Many discover Dear.Camille quite accidentally while perusing Instagram on their daily social media scroll. Its designs have reached places far and wide, such as Shortstop, the doughnut shop in the Melbourne CBD which features a tote bag with a doughnut design by @dear.camille Instagram. Read on to find out more about this up-and-coming designer.
The designer of Dear.Camille is Sheng Yi, who is originally from Malaysia but has lived in Melbourne for several years. We met at Little Rogue, a small café down an alleyway in Drewery Lane in the CBD. No signs or outdoor seating give away what lies behind a blue door, the hidden entrance to this café. Little Rogue, along with Shortstop and A Good Space in South Yarra, stock the Dear.Camille tote bag.
How did you get into designing this bag?
Sheng: I’ve been drawing as a hobby for a long time. Earlier this year I was looking at Shortstop and Doughboy Doughnuts on Instagram, and I thought they looked so good that I just wanted to draw them. So one day I did and was really happy with how it looked. I asked my housemate what she thought of it and she said, ‘you’ve got to sell it’. So that’s when I started to think that maybe I could turn this into a little side project.
So this is the first one that you’ve done?
Sheng: Yes, this one I did on a whim and took it to a place in Fitzroy to get printed. I didn’t really know what to expect, I thought I would just run with it to see how it goes. So that’s how it all started.
What ideas do you have for future projects?
Sheng: I’m not too sure, I am still working on my next design at the moment, but keeping in the food theme – I’m a pretty big foodie. I’m taking it slowly in picking something and want to go with what I feel. I have had a play around with drawing desserts. All the ones I’ve done I haven’t liked enough to sell, though. I don’t want to sell something unless I’m 100% in love with it.
Did you approach Shortstop to sell your bag?
Sheng: No, they found me through Instagram. I was on my personal account and I just posted a drawing of their doughnut and tagged them in it saying ‘this is based off a Shortstop doughnut etc’. Then one day they re-posted it and I came up with the brand name Dear.Camille because I wanted to detach it from my name. A lot of people do think my name is Camille. I get people all the time saying ‘Thanks Camille’. It’s kind of cool, though.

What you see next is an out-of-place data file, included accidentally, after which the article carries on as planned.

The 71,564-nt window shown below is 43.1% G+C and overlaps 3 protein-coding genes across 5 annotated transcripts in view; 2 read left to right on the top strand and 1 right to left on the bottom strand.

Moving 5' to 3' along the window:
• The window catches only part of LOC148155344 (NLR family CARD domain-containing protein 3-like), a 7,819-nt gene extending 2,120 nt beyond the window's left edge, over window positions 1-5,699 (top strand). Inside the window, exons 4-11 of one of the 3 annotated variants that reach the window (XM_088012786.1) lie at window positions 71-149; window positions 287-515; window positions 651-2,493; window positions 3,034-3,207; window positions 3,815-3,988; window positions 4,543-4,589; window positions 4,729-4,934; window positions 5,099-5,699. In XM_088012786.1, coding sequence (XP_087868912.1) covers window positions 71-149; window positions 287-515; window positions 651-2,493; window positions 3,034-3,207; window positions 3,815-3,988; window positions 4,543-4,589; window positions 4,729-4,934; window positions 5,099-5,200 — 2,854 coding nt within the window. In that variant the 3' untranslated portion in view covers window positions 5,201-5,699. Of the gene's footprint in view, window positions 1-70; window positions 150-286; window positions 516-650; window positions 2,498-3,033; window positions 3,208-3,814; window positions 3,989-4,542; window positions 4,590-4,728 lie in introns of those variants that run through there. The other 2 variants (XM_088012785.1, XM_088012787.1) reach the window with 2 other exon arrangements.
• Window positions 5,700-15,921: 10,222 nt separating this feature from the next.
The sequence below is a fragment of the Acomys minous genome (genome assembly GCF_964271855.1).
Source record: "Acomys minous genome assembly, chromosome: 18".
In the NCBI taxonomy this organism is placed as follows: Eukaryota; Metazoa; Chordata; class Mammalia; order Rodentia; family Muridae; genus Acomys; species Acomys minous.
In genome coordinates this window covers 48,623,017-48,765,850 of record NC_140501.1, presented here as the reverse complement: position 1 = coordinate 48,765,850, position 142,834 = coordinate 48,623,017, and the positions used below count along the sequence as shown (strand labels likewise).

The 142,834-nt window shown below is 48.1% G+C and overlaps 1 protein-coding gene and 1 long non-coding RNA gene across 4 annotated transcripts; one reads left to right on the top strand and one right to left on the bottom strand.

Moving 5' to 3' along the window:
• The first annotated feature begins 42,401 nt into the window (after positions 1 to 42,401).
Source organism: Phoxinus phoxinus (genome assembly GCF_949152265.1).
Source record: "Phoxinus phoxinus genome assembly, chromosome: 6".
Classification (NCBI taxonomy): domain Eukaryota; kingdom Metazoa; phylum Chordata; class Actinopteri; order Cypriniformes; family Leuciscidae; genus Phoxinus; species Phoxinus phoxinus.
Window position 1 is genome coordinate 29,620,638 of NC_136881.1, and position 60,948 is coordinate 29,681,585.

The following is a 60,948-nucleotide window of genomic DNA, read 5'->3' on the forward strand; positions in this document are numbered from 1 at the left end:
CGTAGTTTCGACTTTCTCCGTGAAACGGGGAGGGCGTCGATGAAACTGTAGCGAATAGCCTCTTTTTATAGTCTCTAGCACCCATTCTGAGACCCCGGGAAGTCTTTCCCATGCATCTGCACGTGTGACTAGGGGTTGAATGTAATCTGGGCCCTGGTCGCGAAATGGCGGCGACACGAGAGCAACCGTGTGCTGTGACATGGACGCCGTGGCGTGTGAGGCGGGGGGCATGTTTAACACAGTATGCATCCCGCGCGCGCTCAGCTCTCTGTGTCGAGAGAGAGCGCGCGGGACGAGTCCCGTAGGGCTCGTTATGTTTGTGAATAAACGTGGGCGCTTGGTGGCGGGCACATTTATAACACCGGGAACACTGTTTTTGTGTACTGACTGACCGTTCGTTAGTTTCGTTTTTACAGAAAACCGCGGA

It’s your alter-ego now…
Sheng: Yes, it’s my Sasha Fierce [laughs]. Shortstop found me through Instagram and that was when I was in the process of printing the bags. The owner was really nice and bought a whole bunch from me and now they’re in-store. Little Rogue already had a few of my paintings on display and I asked them if they minded selling one more item of mine and they were fine with it.
What do you do when you’re not running Dear.Camille?
Sheng: I’m actually an architecture student. I came to Melbourne to study architecture and now I’m at Melbourne Uni. I also work at a property buyers agency in Carlton dealing with in-house design and client management.
You must know Carlton quite well then?
Sheng: Yes, I love NORA. That place is really cool and I used to go there a lot on my uni breaks – I love their teas. I think Melbourne is a great place for young people. I spent a good two years just trying all these new places. My friends say I’m a walking guide book. When people come to visit I have a whole list of places they should go to.
What are your favourite places in Melbourne?
Sheng: I like to come to Little Rogue on the weekends just to do some work and drink coffee. I also really like Industry Beans in Fitzroy North. It’s such a cool place, especially in summer because they have that big outdoor area. I also love cheap Asian eats. There’s a good one on Russell Street called Hakata Gensuke and there’s always a line outside. They do really good ramen.
Ramen is the best. Have you been to Japan?
Sheng: Yes, I love Japan. So much good food and culture. Everyone is really polite and clean. I love that their public toilets play rain water when you lock the door. Actually, there was one time when I was in Japan and went to the bathroom, there were so many buttons I didn’t know which was flush. So I hit the big red one thinking it was flush but turns out it was the emergency alarm!